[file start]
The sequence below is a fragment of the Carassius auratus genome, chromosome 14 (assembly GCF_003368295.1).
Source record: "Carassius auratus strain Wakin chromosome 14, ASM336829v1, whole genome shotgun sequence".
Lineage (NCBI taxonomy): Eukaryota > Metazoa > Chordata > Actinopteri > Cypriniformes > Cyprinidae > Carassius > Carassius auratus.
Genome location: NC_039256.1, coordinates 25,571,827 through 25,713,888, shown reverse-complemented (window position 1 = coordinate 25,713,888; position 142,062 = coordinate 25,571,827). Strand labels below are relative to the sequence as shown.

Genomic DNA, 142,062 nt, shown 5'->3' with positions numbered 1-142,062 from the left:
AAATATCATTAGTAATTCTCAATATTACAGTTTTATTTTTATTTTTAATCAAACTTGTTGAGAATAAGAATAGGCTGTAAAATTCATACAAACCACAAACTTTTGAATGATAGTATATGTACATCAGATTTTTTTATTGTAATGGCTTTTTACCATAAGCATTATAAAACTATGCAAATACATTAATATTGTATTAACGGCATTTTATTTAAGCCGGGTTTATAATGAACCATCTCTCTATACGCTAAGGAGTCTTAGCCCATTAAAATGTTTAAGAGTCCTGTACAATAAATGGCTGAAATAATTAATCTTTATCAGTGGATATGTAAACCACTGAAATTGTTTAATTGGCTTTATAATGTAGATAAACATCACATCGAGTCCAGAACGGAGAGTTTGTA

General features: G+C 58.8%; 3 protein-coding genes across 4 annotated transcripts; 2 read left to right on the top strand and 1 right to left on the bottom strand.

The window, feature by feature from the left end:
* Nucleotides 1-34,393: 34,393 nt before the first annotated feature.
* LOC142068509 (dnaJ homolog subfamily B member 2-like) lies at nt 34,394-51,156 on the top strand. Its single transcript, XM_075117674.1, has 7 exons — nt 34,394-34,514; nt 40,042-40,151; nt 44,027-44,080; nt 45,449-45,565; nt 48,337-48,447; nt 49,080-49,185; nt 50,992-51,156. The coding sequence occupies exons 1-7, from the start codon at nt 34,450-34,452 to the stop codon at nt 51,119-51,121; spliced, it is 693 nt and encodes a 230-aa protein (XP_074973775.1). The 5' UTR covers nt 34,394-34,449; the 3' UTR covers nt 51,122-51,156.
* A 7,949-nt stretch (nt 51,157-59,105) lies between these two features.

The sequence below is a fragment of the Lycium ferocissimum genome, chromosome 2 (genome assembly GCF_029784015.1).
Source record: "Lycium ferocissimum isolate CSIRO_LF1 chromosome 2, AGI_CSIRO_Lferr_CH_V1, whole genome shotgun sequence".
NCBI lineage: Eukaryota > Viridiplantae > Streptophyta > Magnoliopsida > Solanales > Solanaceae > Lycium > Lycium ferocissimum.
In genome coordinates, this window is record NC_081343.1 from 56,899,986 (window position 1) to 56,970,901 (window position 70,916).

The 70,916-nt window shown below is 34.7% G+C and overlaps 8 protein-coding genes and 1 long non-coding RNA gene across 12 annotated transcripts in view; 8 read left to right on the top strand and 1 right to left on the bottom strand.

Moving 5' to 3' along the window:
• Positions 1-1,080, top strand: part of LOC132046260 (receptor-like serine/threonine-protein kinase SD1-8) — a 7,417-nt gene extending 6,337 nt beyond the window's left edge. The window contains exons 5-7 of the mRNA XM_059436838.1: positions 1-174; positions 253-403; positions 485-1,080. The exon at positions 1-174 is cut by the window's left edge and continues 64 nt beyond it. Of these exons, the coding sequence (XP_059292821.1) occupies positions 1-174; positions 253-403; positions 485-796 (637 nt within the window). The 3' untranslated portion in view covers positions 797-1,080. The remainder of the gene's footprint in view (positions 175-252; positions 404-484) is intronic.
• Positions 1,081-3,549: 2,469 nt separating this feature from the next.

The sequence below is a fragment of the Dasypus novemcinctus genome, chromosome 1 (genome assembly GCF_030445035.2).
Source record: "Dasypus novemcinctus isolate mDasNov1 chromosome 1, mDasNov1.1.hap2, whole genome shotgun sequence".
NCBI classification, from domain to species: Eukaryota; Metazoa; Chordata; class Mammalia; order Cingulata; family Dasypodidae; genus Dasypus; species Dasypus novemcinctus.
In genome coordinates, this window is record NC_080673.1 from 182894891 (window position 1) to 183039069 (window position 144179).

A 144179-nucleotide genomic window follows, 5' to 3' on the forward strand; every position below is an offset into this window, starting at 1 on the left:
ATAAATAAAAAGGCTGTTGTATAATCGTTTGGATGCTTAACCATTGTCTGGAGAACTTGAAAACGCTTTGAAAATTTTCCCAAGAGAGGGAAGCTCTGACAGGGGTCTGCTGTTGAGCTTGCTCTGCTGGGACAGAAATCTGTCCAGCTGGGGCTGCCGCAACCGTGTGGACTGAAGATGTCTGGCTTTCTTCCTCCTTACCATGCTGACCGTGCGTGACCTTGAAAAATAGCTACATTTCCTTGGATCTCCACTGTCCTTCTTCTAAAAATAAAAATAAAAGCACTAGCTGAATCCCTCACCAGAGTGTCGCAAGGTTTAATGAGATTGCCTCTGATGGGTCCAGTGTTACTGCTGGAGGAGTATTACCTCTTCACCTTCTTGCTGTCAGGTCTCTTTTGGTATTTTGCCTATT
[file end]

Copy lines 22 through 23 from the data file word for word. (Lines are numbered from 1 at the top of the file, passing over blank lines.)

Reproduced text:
NCBI classification, from domain to species: Eukaryota; Metazoa; Chordata; class Mammalia; order Cingulata; family Dasypodidae; genus Dasypus; species Dasypus novemcinctus.
In genome coordinates, this window is record NC_080673.1 from 182894891 (window position 1) to 183039069 (window position 144179).